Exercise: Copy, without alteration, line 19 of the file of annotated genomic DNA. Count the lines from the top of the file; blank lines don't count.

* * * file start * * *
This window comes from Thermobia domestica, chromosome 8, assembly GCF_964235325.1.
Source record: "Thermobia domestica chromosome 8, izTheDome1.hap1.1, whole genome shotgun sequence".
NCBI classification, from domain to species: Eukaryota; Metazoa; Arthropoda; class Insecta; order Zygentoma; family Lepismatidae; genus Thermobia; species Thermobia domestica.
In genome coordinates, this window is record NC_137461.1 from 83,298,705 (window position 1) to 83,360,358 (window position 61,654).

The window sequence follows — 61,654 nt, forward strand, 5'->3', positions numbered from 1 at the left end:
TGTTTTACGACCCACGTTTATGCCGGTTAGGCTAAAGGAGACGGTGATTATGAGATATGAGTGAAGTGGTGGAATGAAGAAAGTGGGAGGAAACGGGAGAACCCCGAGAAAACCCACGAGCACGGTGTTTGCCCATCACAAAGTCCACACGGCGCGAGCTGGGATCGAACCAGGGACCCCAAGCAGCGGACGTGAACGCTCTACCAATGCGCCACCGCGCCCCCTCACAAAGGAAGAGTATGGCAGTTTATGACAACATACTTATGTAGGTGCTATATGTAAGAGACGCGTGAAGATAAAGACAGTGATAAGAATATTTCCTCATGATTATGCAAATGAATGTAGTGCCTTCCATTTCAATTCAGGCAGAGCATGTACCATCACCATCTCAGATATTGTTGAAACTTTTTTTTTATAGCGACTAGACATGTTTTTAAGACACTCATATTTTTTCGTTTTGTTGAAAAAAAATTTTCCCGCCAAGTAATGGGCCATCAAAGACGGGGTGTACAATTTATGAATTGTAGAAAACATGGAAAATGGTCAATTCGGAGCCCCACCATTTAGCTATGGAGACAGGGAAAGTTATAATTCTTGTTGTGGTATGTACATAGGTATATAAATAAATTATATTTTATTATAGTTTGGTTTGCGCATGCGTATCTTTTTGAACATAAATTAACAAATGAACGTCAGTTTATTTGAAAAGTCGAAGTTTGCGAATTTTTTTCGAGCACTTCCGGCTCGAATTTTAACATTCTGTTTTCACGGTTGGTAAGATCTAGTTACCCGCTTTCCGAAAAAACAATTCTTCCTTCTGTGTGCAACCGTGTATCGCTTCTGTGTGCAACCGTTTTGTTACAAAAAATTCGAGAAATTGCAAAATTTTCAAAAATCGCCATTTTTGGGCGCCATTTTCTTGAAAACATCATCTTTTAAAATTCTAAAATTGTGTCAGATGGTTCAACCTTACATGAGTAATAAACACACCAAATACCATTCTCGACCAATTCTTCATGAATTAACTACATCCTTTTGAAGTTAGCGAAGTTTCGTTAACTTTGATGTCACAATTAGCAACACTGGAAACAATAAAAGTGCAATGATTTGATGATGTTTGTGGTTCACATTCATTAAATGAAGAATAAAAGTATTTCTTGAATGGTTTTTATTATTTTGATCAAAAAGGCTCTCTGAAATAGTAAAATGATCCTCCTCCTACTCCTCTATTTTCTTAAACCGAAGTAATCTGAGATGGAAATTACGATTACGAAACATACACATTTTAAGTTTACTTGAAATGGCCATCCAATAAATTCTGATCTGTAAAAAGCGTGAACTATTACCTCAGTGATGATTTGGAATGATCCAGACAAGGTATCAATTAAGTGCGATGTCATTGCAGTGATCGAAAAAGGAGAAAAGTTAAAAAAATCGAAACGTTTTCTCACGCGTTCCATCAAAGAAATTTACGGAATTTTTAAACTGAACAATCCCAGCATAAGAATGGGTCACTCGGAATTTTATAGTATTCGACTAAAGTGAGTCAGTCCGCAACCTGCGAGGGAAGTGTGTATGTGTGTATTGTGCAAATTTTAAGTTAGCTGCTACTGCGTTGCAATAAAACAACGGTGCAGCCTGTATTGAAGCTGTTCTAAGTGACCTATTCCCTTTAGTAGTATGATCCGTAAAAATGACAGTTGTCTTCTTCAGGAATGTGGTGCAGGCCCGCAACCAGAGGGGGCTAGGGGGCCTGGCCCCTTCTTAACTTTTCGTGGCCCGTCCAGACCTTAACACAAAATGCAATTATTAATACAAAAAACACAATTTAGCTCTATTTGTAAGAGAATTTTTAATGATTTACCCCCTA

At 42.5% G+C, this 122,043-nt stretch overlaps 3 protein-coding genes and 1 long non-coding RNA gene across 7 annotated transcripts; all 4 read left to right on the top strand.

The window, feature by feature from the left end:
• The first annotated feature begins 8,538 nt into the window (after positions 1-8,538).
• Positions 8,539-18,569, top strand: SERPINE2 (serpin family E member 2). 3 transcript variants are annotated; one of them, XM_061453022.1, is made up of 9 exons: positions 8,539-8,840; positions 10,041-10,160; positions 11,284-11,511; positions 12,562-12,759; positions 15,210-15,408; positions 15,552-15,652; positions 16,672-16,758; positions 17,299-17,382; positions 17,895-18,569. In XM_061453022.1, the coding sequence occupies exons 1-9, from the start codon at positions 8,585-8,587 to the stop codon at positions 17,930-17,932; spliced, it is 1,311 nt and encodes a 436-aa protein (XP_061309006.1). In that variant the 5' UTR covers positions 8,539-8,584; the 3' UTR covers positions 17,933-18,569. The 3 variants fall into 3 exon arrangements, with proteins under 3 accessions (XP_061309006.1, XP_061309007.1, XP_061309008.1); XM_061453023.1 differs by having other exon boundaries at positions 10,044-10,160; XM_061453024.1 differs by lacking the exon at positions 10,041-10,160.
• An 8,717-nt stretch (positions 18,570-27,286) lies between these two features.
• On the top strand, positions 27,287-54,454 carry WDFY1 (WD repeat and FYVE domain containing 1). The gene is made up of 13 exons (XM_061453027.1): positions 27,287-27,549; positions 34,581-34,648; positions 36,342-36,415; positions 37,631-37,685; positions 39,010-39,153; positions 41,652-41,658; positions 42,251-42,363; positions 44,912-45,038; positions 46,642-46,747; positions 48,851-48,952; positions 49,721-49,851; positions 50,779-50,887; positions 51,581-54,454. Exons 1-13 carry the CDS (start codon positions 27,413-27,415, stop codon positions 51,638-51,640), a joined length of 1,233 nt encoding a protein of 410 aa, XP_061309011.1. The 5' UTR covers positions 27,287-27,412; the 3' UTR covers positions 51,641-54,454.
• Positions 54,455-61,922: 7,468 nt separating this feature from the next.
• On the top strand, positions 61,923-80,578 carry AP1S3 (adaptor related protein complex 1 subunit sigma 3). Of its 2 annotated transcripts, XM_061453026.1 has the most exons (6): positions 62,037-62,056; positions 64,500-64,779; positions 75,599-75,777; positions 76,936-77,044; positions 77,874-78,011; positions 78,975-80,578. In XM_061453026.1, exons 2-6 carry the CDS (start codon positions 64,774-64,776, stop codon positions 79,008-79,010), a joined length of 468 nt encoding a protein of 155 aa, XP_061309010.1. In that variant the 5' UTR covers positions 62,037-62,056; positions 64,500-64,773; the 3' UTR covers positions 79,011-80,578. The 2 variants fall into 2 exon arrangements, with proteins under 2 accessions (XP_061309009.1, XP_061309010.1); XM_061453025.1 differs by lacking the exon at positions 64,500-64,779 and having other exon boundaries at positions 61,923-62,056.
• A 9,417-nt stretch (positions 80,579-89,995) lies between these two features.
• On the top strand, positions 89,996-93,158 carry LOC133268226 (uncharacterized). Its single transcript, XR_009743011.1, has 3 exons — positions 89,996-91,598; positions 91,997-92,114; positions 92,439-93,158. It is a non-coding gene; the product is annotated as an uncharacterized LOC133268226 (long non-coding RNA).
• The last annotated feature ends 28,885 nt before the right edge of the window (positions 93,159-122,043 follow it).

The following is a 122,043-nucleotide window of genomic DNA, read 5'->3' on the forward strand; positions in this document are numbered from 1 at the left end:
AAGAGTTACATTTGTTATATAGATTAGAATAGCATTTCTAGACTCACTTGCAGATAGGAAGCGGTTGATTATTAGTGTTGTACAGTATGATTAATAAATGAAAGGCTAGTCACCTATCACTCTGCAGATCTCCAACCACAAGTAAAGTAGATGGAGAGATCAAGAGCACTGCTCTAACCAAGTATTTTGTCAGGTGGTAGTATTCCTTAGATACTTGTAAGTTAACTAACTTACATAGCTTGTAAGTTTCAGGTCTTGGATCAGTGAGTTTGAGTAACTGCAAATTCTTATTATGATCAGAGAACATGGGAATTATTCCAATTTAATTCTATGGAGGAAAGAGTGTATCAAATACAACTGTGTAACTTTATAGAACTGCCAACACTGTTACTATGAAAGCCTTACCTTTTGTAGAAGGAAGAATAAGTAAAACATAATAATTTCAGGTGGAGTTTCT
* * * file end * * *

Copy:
AAGAGTTACATTTGTTATATAGATTAGAATAGCATTTCTAGACTCACTTGCAGATAGGAAGCGGTTGATTATTAGTGTTGTACAGTATGATTAATAAATGAAAGGCTAGTCACCTATCACTCTGCAGATCTCCAACCACAAGTAAAGTAGATGGAGAGATCAAGAGCACTGCTCTAACCAAGTATTTTGTCAGGTGGTAGTATTCCTTAGATACTTGTAAGTTAACTAACTTACATAGCTTGTAAGTTTCAGGTCTTGGATCAGTGAGTTTGAGTAACTGCAAATTCTTATTATGATCAGAGAACATGGGAATTATTCCAATTTAATTCTATGGAGGAAAGAGTGTATCAAATACAACTGTGTAACTTTATAGAACTGCCAACACTGTTACTATGAAAGCCTTACCTTTTGTAGAAGGAAGAATAAGTAAAACATAATAATTTCAGGTGGAGTTTCT